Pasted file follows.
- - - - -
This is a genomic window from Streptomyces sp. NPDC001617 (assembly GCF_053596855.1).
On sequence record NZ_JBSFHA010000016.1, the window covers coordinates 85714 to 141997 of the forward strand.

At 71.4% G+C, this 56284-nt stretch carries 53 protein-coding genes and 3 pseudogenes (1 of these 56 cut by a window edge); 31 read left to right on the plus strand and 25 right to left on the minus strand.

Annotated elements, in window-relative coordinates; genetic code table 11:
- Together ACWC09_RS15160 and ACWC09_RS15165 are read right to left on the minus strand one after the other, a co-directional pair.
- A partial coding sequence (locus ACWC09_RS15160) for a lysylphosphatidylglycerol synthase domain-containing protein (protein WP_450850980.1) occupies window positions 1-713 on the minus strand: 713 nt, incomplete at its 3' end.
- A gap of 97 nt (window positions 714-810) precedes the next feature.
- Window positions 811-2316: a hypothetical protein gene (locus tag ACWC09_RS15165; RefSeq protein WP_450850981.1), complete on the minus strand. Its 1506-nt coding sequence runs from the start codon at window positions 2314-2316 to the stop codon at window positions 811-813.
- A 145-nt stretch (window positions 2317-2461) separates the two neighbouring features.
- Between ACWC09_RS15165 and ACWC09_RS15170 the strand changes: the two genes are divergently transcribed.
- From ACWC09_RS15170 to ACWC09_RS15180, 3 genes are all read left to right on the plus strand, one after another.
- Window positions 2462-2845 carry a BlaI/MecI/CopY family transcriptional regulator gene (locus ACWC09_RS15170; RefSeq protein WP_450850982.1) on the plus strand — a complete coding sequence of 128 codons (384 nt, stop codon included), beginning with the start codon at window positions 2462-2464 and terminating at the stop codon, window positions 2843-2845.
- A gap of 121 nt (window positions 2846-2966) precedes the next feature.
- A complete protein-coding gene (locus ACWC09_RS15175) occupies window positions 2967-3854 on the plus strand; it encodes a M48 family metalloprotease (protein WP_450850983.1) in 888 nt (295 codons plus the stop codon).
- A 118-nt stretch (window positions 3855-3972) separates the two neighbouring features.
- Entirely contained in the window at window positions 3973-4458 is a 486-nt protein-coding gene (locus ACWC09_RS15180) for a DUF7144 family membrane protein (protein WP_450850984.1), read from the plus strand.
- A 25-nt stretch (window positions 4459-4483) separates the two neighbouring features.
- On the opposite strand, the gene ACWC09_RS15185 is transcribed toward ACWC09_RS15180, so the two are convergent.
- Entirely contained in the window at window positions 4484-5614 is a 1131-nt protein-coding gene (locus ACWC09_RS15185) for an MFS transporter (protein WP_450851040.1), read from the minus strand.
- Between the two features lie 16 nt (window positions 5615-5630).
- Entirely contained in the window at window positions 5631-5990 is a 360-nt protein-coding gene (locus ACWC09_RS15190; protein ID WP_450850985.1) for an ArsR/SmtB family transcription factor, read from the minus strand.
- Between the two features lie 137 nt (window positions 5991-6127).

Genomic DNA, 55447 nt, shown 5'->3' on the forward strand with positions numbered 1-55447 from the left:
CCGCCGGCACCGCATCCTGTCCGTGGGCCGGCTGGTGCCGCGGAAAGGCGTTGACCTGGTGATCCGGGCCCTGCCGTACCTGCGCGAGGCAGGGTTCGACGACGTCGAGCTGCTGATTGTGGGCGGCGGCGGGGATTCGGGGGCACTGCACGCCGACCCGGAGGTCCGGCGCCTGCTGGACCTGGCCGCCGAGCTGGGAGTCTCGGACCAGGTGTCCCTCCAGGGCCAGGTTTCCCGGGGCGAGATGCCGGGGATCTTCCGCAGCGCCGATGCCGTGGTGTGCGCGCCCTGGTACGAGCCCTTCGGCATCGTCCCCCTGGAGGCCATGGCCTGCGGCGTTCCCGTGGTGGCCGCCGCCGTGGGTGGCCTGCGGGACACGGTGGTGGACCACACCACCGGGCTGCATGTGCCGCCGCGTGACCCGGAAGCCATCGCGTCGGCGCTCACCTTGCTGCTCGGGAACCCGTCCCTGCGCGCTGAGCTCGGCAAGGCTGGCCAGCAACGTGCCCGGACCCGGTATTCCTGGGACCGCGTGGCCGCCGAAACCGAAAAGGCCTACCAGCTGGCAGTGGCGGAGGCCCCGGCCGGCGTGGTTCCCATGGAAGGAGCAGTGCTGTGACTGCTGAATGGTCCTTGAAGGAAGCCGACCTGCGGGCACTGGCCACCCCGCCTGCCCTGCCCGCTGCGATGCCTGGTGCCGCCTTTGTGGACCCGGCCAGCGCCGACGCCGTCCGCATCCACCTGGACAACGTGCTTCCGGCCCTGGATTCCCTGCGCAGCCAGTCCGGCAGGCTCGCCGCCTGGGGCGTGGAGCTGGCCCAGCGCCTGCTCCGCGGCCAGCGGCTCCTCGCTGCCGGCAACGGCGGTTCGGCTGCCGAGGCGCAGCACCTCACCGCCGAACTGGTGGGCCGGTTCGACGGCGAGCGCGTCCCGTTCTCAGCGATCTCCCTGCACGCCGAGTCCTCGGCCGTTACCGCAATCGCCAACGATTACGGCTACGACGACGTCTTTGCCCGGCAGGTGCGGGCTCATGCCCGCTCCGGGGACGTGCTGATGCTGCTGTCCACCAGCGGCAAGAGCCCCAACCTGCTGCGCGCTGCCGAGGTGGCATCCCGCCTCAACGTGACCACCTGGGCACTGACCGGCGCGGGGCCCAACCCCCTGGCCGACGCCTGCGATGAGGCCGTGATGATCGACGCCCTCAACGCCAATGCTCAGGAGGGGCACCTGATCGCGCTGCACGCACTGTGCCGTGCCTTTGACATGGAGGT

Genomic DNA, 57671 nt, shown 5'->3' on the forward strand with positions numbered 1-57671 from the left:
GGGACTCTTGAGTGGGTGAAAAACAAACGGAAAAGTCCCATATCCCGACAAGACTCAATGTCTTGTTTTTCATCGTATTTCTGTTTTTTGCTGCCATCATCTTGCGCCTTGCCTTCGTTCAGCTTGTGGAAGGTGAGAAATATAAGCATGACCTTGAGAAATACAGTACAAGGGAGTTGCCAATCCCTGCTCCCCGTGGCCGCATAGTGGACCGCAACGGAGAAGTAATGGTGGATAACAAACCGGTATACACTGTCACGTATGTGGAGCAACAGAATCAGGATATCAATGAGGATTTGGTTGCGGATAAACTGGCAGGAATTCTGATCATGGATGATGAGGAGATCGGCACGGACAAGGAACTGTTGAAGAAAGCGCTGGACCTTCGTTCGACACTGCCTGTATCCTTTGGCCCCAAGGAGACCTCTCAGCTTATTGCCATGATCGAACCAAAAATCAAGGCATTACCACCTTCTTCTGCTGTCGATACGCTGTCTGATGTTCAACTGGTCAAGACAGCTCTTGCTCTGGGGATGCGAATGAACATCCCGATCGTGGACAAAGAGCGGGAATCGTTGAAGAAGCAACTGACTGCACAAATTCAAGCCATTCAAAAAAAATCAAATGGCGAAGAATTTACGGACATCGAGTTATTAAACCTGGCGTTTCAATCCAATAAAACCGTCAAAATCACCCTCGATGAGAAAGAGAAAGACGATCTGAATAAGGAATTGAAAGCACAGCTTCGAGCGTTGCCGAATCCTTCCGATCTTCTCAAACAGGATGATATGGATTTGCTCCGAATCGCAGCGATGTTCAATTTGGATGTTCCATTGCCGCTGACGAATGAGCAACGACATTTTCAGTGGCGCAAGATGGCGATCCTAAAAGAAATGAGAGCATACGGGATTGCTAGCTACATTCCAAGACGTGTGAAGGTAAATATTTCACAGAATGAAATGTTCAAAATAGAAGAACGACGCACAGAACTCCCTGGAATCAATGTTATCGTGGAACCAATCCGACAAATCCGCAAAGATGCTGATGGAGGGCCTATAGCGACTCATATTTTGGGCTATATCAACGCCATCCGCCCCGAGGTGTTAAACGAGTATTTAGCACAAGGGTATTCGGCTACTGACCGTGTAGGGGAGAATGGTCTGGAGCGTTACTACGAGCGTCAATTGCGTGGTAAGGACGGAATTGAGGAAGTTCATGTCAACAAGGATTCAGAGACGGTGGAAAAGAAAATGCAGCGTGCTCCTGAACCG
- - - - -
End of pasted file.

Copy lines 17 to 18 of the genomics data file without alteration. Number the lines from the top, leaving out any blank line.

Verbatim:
- A 25-nt stretch (window positions 4459-4483) separates the two neighbouring features.
- On the opposite strand, the gene ACWC09_RS15185 is transcribed toward ACWC09_RS15180, so the two are convergent.